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Non-Review Review: Raya and the Last Dragon

Raya and the Last Dragon offers a reminder of just how quietly and efficiently Disney have managed their animated properties.

For a while at the turn of the millennium, the company seemed to struggle to defines its place among younger and hungrier animation studios like Pixar or Dreamworks. The company responded with a push away from the princess-centric movies like The Little Mermaid, Beauty and the Beast, Pocahontas and Mulan that had anchored their renaissance-era output, pivoting sharply: first to animated movies aimed at boys like Atlantis and Treasure Planet, and then to computer-animated adventures like Chicken Little, Meet the Robinsons and Bolt.

Raya hope?

However, towards the end of the decade, the company arguably found its feet again, with a wave of somewhat traditionalist stories. The Princess and the Frog is often treated as the end of an era of hand-drawn animation, but it also marked a rejuvenation of the classic “princess” movie. It was followed by Tangled, Frozen, Moana and Frozen II, all of which were computer-animated takes on a familiar Disney archetype.

Raya and the Last Dragon is a reminder of just how sturdy that old “princess” movie template is, demonstrating the hard work that the company has put in to keep its oldest archetype both resonant and recognisable.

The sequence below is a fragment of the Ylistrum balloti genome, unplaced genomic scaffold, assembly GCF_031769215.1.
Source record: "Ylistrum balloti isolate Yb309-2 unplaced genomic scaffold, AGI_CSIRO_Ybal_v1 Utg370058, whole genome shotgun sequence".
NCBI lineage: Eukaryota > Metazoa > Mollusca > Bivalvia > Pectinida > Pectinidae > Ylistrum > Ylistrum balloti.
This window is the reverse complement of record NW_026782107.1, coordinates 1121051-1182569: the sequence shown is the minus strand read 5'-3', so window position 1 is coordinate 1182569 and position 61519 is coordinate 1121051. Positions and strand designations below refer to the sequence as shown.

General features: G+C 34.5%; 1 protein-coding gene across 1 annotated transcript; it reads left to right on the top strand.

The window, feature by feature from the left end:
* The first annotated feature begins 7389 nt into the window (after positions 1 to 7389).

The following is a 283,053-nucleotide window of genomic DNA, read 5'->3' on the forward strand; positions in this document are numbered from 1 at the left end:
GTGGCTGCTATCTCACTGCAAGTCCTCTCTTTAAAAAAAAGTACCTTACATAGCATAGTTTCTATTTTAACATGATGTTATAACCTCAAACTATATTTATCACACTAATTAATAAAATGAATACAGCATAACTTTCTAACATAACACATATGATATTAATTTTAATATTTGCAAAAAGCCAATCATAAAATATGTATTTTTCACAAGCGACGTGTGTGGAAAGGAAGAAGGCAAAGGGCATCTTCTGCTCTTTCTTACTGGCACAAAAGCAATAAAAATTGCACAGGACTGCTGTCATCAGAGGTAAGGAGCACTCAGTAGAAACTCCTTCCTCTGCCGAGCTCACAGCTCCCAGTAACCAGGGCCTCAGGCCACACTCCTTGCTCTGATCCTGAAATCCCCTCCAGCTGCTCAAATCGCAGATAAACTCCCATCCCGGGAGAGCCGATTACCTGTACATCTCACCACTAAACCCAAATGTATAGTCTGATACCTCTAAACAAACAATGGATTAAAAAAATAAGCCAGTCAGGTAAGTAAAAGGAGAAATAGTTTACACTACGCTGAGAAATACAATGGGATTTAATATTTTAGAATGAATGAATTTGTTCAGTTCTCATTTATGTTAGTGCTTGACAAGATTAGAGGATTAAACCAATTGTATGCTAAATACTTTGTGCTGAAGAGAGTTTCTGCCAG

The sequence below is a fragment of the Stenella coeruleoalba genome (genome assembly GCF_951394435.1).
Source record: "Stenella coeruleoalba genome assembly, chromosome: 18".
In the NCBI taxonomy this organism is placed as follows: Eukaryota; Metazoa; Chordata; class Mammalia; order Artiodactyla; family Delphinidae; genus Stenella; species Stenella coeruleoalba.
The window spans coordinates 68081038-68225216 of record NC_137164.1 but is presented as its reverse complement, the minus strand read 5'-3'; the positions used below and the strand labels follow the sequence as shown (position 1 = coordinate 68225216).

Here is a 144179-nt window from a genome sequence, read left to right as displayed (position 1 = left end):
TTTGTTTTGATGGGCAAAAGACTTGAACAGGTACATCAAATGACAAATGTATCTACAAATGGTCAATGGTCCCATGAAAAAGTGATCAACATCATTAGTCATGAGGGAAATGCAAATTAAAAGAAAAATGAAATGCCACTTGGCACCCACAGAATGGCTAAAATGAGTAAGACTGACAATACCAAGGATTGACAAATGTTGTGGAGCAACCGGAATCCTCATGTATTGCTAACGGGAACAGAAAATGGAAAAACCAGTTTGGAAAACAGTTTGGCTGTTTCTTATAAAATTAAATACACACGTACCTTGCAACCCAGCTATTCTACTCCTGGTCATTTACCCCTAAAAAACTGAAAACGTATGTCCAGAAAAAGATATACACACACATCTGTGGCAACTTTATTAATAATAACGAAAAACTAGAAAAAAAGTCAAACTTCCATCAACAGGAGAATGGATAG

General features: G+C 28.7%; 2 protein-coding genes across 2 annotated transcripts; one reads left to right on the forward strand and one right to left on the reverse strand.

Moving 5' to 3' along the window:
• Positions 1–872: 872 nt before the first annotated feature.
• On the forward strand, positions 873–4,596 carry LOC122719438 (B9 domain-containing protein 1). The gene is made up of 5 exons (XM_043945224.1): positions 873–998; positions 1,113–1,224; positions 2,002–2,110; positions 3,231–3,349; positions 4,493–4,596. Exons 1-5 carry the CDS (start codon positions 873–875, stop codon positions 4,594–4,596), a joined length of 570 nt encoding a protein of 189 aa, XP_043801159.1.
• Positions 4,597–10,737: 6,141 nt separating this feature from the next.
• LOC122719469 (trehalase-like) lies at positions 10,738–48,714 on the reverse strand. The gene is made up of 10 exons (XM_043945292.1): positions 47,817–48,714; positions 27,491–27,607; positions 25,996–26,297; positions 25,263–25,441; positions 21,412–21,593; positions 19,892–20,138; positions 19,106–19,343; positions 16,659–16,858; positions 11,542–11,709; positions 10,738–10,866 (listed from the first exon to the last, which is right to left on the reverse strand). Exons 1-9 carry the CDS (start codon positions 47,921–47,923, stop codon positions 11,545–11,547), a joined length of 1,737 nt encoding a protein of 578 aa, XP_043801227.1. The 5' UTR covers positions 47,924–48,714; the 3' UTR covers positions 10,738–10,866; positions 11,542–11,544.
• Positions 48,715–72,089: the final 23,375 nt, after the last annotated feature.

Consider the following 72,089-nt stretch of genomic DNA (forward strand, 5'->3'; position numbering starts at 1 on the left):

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Non-Review Review: Brave

Brave is certainly a significant improvement upon Cars 2, even if it doesn’t necessarily measure up the finest films in the Pixar stable. Part of the problem is the sense that, for the first time, the studio is telling a story that isn’t really their own. I know that particular films in the studio’s history owe a great deal to certain influences (The Incredibles to The Fantastic Four, for example), but Brave really feels like the studio is very much trying to put its own take on the conventional “Disney Princess” movie. While the results are certainly interesting, it never feels like Braveis entirely comfortable with itself. While the film is, technically speaking, quite impressive, it does feel like it never quite strikes the right balance.

The right to bear arms…

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